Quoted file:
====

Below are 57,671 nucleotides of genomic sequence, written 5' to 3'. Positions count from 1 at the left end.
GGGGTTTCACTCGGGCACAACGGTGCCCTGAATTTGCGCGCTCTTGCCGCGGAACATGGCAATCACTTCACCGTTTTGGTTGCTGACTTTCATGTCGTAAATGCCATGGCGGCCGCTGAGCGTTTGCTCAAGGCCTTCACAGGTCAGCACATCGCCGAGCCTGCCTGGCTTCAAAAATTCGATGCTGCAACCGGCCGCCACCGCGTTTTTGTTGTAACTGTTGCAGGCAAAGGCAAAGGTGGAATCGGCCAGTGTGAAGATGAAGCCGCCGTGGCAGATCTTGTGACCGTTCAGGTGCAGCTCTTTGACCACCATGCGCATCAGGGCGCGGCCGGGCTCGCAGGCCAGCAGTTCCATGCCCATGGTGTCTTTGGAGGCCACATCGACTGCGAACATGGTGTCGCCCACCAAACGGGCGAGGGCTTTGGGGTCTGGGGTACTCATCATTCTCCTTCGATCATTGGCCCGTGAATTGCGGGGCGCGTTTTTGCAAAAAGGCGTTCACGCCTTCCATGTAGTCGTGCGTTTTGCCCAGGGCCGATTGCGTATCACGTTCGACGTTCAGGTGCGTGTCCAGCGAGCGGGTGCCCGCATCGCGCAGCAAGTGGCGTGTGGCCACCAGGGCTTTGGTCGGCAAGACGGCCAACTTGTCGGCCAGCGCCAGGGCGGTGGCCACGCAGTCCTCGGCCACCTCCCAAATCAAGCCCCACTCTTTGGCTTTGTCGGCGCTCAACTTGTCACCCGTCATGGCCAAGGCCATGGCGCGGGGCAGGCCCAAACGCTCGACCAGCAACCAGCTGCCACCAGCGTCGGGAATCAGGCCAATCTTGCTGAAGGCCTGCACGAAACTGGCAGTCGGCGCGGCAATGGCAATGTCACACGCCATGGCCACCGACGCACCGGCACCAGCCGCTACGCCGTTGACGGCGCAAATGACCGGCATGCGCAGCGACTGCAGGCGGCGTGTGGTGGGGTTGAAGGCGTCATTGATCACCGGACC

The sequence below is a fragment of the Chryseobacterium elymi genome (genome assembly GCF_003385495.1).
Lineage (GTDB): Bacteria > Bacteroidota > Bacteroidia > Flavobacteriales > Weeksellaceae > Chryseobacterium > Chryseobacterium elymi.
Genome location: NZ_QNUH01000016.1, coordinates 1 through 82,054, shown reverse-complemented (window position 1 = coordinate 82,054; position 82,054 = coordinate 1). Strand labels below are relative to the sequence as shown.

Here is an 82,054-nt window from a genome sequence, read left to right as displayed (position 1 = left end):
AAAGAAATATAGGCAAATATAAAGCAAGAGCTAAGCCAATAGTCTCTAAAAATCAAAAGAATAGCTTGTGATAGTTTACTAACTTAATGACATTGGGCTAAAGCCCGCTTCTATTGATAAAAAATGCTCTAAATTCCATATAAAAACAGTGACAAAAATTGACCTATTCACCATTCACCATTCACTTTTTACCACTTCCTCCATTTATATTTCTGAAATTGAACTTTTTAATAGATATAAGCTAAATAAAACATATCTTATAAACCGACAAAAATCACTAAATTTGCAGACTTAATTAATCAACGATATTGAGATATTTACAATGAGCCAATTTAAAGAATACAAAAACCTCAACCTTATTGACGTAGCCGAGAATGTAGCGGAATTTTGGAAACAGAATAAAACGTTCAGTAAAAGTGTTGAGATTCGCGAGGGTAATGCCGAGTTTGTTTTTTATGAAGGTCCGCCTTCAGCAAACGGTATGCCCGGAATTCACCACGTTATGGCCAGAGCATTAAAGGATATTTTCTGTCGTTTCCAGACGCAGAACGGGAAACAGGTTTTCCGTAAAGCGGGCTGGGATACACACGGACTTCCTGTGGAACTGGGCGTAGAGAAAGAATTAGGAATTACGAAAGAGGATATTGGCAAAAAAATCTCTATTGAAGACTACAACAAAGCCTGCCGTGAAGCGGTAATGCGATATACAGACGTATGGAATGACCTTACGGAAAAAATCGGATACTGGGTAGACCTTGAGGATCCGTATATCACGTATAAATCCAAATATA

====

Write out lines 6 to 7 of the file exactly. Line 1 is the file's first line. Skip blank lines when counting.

Here is an 82,054-nt window from a genome sequence, read left to right as displayed (position 1 = left end):
AAAGAAATATAGGCAAATATAAAGCAAGAGCTAAGCCAATAGTCTCTAAAAATCAAAAGAATAGCTTGTGATAGTTTACTAACTTAATGACATTGGGCTAAAGCCCGCTTCTATTGATAAAAAATGCTCTAAATTCCATATAAAAACAGTGACAAAAATTGACCTATTCACCATTCACCATTCACTTTTTACCACTTCCTCCATTTATATTTCTGAAATTGAACTTTTTAATAGATATAAGCTAAATAAAACATATCTTATAAACCGACAAAAATCACTAAATTTGCAGACTTAATTAATCAACGATATTGAGATATTTACAATGAGCCAATTTAAAGAATACAAAAACCTCAACCTTATTGACGTAGCCGAGAATGTAGCGGAATTTTGGAAACAGAATAAAACGTTCAGTAAAAGTGTTGAGATTCGCGAGGGTAATGCCGAGTTTGTTTTTTATGAAGGTCCGCCTTCAGCAAACGGTATGCCCGGAATTCACCACGTTATGGCCAGAGCATTAAAGGATATTTTCTGTCGTTTCCAGACGCAGAACGGGAAACAGGTTTTCCGTAAAGCGGGCTGGGATACACACGGACTTCCTGTGGAACTGGGCGTAGAGAAAGAATTAGGAATTACGAAAGAGGATATTGGCAAAAAAATCTCTATTGAAGACTACAACAAAGCCTGCCGTGAAGCGGTAATGCGATATACAGACGTATGGAATGACCTTACGGAAAAAATCGGATACTGGGTAGACCTTGAGGATCCGTATATCACGTATAAATCCAAATATA